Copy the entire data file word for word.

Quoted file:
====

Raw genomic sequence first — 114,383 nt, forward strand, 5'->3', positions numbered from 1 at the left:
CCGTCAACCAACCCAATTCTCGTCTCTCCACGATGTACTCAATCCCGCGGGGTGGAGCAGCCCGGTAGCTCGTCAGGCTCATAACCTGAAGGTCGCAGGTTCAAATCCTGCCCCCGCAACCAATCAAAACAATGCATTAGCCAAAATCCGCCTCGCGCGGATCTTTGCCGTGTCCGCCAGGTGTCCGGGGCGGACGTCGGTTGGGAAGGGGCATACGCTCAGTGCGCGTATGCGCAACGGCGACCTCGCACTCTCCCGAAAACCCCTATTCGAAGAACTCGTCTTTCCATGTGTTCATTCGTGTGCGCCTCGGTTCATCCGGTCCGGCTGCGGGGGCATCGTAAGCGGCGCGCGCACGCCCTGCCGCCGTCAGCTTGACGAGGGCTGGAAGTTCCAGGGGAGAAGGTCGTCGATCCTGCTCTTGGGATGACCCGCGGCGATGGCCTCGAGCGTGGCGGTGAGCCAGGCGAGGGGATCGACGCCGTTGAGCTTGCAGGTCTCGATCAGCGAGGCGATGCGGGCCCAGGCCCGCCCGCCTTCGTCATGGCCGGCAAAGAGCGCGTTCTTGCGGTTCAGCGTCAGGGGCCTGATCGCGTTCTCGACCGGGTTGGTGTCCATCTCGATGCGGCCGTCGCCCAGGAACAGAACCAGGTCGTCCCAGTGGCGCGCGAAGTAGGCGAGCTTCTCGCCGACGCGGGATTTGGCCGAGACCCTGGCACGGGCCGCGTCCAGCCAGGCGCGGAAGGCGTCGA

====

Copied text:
Raw genomic sequence first — 114,383 nt, forward strand, 5'->3', positions numbered from 1 at the left:
CCGTCAACCAACCCAATTCTCGTCTCTCCACGATGTACTCAATCCCGCGGGGTGGAGCAGCCCGGTAGCTCGTCAGGCTCATAACCTGAAGGTCGCAGGTTCAAATCCTGCCCCCGCAACCAATCAAAACAATGCATTAGCCAAAATCCGCCTCGCGCGGATCTTTGCCGTGTCCGCCAGGTGTCCGGGGCGGACGTCGGTTGGGAAGGGGCATACGCTCAGTGCGCGTATGCGCAACGGCGACCTCGCACTCTCCCGAAAACCCCTATTCGAAGAACTCGTCTTTCCATGTGTTCATTCGTGTGCGCCTCGGTTCATCCGGTCCGGCTGCGGGGGCATCGTAAGCGGCGCGCGCACGCCCTGCCGCCGTCAGCTTGACGAGGGCTGGAAGTTCCAGGGGAGAAGGTCGTCGATCCTGCTCTTGGGATGACCCGCGGCGATGGCCTCGAGCGTGGCGGTGAGCCAGGCGAGGGGATCGACGCCGTTGAGCTTGCAGGTCTCGATCAGCGAGGCGATGCGGGCCCAGGCCCGCCCGCCTTCGTCATGGCCGGCAAAGAGCGCGTTCTTGCGGTTCAGCGTCAGGGGCCTGATCGCGTTCTCGACCGGGTTGGTGTCCATCTCGATGCGGCCGTCGCCCAGGAACAGAACCAGGTCGTCCCAGTGGCGCGCGAAGTAGGCGAGCTTCTCGCCGACGCGGGATTTGGCCGAGACCCTGGCACGGGCCGCGTCCAGCCAGGCGCGGAAGGCGTCGA